Sen. James Inhofe (R-Okla.) this week expressed concerns with a Defense Department nominee due to her apparent support of a law that prohibits federal agencies from buying alternative fuels that have higher lifecycle greenhouse gas emissions than conventional fuels.
Inhofe maintains that Section 526 of the Energy Independence and Security Act of 2007 could block the military from employing fuel sources such as coal-to-liquid and natural gas-to-liquid fuels.
"We must in the near-term and in the midterm develop and produce alternative fuel using proven technologies. I'm talking about gas-to-liquid and coal-to-liquid," Inhofe said at a Senate Armed Services hearing Tuesday. "Unfortunately, section 526 puts a cloud over some of the abilities of federal agencies from entering into contracts for synthetic or alternative fuel contracts for mobility-related use other than research, in other words for use in combat."
As the director of operational energy plans and programs, Sharon Burke would be responsible for working toward better fuel demand management for the services' ships, tanks, aircraft and vehicles as well as the generators that provide heating, air conditioning and power to bases in Afghanistan and Iraq.
"Our military forces will not be energy independent because we do not procure our fuel where our forces are deployed," Burke told the Armed Services panel. "My focus if I am confirmed for this job is our military forces."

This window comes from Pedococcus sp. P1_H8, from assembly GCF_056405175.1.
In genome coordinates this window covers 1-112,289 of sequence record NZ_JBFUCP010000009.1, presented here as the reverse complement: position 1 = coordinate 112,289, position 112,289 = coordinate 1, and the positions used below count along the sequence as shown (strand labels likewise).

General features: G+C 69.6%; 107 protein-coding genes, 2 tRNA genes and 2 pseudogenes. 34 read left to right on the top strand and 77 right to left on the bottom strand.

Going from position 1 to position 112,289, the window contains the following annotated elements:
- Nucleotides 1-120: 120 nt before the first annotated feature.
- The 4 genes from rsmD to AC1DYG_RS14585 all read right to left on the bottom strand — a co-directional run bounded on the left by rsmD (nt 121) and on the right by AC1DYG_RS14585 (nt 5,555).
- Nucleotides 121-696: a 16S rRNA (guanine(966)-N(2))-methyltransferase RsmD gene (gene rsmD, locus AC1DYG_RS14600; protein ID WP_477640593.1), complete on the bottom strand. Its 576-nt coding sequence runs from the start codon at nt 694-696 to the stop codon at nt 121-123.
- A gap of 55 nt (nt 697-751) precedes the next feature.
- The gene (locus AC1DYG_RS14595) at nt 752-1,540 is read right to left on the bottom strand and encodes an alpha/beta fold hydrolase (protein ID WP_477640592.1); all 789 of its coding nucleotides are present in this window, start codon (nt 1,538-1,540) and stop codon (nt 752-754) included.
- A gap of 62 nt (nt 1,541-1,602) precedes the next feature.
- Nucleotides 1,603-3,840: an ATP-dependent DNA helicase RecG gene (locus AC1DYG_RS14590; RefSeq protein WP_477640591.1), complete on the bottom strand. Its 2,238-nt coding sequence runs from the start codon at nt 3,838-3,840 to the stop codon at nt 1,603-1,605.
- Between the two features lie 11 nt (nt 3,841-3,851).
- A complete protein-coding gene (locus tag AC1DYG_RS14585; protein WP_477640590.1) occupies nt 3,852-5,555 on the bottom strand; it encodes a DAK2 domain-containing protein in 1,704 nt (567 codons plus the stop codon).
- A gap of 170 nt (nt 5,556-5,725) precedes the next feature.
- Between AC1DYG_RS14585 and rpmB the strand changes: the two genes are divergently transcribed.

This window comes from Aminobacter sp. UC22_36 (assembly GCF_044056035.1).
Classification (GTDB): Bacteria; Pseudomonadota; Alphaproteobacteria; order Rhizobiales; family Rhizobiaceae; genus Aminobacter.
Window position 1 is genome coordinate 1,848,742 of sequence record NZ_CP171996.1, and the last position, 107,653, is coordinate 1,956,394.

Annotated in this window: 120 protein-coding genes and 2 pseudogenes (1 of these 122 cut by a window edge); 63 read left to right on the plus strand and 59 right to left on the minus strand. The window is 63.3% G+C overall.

She added, "I consider the security risks from added greenhouse gases as well. I would not promote the use of fuels that are carbon intensive."
Burke is a vice president at the Center for a New American Security in Washington, D.C., focusing on ways international demand for natural resources affects climate change, biodiversity and security.
At the hearing, Inhofe expressed concern that if fuel is purchased in the field for combat use it may not be possible to determine if it meets the requirements of section 526, which Burke said she would look into if confirmed for the position.
Inhofe is not planning on blocking her confirmation, according to Jared Young, a spokesman for his office, but he is seeking more explanation about her stance on those issues in writing.
Inhofe, the ranking member of the Environment and Public Works Committee, first introduced legislation to repeal section 526 in 2008. According to a letter from the Pentagon provided to E&E by Inhofe's office, DOD supported Inhofe's legislation at the time.
Section 526, a one-sentence provision, was originally geared toward blocking Air Force plans to buy jet fuels that would be made from domestic coal supplies. While DOD was interested in bolstering development of a domestic coal-to-liquids industry, producing such fuels would produce far more greenhouse gas emissions than conventional fuels if the carbon dioxide is not captured and stored (E&E Daily, April 16, 2008).
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